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NSF Awards Grants Supporting Genomic Tool Development

NEW YORK (GenomeWeb) – The National Science Foundation recently awarded nearly $10 million in grant funding to researchers at eight institutions as part of its Enabling Discovery through Genomic Tools (EDGE) program, which aims to support the development of functional genomic tools and techniques for genome manipulation in model organisms.

Among the EDGE grant recipients are Oregon Health and Science University's Claudio Mello, who has been awarded $800,000 to develop methods for gene manipulation in birds, with a focus on the zebra finch; Virginia Polytechnic Institute and State University's James Westwood, who received $560,000 to generate a transgenic version of cuscuta in order to be able to use the parasitic plant as a model system; and Pennsylvania State University's Jason Rasgon, who was awarded $1.5 million to disseminate a recently developed technology for arthropod genetic manipulation called receptor-mediated ovary transduction of cargo, or ReMOT Control.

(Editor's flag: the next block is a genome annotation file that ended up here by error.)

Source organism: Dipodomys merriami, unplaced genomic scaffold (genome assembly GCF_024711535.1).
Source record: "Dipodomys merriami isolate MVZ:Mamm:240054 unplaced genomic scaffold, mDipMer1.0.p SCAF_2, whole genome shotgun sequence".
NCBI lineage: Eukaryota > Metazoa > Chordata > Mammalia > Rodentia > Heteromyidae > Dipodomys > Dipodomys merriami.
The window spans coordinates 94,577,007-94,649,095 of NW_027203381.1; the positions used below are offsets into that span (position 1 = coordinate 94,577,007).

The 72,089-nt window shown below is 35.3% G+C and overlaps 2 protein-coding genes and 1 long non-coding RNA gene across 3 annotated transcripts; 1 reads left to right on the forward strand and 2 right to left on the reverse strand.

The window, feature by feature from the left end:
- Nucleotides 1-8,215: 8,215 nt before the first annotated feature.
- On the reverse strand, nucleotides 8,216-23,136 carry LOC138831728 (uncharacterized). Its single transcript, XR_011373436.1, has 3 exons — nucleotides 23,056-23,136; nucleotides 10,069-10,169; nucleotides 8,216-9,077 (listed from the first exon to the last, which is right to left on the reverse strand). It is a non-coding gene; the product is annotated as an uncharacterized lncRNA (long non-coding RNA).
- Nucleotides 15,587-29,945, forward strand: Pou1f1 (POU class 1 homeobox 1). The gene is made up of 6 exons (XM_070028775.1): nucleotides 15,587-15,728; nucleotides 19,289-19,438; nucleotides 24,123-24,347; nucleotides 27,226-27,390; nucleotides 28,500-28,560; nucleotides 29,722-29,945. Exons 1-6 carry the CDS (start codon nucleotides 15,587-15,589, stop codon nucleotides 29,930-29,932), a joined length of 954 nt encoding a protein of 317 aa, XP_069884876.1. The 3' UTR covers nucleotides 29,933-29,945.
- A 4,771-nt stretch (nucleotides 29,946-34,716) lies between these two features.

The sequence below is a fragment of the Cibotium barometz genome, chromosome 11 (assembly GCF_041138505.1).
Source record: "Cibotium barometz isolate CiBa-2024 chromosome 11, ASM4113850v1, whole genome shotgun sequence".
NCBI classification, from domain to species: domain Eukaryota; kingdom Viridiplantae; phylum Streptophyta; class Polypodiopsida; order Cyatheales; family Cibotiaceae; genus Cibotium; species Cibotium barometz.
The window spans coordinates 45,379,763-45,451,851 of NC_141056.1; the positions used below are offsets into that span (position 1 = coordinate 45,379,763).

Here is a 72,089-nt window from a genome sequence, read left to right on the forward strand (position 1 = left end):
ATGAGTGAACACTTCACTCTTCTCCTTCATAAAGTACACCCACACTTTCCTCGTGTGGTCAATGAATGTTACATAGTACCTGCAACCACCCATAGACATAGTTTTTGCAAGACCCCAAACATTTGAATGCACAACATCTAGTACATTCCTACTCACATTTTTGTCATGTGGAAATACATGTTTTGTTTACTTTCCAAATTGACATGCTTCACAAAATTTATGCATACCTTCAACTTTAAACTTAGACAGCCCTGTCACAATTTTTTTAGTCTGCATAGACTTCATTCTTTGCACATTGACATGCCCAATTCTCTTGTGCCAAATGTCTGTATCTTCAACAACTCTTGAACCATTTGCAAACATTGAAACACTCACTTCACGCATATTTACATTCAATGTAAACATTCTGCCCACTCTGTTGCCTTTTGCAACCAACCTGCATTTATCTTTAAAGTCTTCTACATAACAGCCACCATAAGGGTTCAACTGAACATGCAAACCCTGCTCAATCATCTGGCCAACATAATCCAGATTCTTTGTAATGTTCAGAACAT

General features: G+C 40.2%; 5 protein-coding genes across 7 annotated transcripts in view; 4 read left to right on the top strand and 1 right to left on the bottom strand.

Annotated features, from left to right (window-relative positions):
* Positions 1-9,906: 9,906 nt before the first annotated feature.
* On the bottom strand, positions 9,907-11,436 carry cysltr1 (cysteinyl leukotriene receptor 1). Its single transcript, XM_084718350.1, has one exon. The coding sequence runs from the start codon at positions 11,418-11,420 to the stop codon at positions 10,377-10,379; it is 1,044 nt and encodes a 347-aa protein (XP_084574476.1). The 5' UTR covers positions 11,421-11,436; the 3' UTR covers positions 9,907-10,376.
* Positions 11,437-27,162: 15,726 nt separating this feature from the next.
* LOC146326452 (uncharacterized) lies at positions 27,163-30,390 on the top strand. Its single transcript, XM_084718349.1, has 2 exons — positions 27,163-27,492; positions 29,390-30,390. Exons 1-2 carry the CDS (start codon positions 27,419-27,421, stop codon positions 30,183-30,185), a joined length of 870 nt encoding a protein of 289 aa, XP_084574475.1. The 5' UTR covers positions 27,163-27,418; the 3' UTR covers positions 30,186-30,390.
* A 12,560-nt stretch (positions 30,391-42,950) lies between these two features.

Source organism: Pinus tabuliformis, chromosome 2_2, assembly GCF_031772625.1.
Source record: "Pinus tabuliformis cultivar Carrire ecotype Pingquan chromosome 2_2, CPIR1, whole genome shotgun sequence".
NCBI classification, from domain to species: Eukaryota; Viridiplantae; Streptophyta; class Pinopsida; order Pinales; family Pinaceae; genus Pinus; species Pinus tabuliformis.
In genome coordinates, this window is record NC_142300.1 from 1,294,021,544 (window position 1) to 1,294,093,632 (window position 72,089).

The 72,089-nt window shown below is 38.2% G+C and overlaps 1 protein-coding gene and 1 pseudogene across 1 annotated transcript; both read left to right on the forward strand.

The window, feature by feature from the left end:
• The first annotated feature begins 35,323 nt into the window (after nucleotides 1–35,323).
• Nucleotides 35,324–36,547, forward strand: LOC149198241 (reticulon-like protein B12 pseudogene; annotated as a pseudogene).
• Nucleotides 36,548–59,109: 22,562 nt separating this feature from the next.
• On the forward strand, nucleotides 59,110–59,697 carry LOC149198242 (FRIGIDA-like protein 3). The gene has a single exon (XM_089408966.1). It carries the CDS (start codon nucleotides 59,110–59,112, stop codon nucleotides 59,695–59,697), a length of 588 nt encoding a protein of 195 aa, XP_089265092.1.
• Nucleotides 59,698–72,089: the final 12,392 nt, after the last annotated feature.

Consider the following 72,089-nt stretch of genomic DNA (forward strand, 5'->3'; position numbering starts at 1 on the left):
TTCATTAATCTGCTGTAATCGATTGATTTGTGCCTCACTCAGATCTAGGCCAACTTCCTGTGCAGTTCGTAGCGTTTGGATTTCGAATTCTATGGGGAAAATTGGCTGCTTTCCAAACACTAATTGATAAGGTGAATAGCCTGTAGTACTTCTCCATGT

Also receiving EDGE funding are Sallie Chisholm of the Massachusetts Institute of Technology, who was awarded $890,000 to continue the development of tools for genetic manipulation in the phytoplankton prochlorococcus; Daniel Bolnick at the University of Texas at Austin, who was granted $1.6 million to develop gene-editing methods for use in the model organism stickleback; and Georg Jander of the Boyce Thompson Institute, who was awarded $1 million to create protocols for genetic manipulation in milkweed plants.

Michigan State University's Jason Gallant was also awarded $1.5 million to develop a genetic manipulation toolbox for the electric fish model system; while Oregon State University's Virginia Weis has been awarded $1.9 million to develop functional genomics tools for studying the the symbiosis between corals and algae.

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